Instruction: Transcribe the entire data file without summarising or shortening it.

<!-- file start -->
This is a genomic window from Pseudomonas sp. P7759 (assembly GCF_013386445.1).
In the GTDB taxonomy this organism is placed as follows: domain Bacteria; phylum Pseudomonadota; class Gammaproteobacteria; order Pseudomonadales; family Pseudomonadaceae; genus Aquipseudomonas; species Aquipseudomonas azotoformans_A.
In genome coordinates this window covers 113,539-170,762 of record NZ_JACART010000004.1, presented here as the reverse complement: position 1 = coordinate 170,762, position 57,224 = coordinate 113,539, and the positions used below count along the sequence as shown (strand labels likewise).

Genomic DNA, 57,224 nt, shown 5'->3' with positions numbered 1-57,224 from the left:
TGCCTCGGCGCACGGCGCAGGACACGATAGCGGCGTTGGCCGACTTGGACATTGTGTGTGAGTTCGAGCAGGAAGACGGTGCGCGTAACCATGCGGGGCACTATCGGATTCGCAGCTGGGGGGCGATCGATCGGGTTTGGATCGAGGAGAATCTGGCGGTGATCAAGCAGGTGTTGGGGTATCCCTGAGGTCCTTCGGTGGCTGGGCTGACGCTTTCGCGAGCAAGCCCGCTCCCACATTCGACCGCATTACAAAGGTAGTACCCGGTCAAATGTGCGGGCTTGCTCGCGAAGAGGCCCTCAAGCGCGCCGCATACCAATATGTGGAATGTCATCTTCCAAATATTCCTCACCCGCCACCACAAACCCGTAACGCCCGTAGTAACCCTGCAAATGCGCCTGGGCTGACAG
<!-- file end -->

This is a genomic window from Pseudomonas sp. P7759 (assembly GCF_013386445.1).
In the GTDB taxonomy this organism is placed as follows: domain Bacteria; phylum Pseudomonadota; class Gammaproteobacteria; order Pseudomonadales; family Pseudomonadaceae; genus Aquipseudomonas; species Aquipseudomonas azotoformans_A.
In genome coordinates this window covers 113,539-170,762 of record NZ_JACART010000004.1, presented here as the reverse complement: position 1 = coordinate 170,762, position 57,224 = coordinate 113,539, and the positions used below count along the sequence as shown (strand labels likewise).

Genomic DNA, 57,224 nt, shown 5'->3' with positions numbered 1-57,224 from the left:
TGCCTCGGCGCACGGCGCAGGACACGATAGCGGCGTTGGCCGACTTGGACATTGTGTGTGAGTTCGAGCAGGAAGACGGTGCGCGTAACCATGCGGGGCACTATCGGATTCGCAGCTGGGGGGCGATCGATCGGGTTTGGATCGAGGAGAATCTGGCGGTGATCAAGCAGGTGTTGGGGTATCCCTGAGGTCCTTCGGTGGCTGGGCTGACGCTTTCGCGAGCAAGCCCGCTCCCACATTCGACCGCATTACAAAGGTAGTACCCGGTCAAATGTGCGGGCTTGCTCGCGAAGAGGCCCTCAAGCGCGCCGCATACCAATATGTGGAATGTCATCTTCCAAATATTCCTCACCCGCCACCACAAACCCGTAACGCCCGTAGTAACCCTGCAAATGCGCCTGGGCTGACAG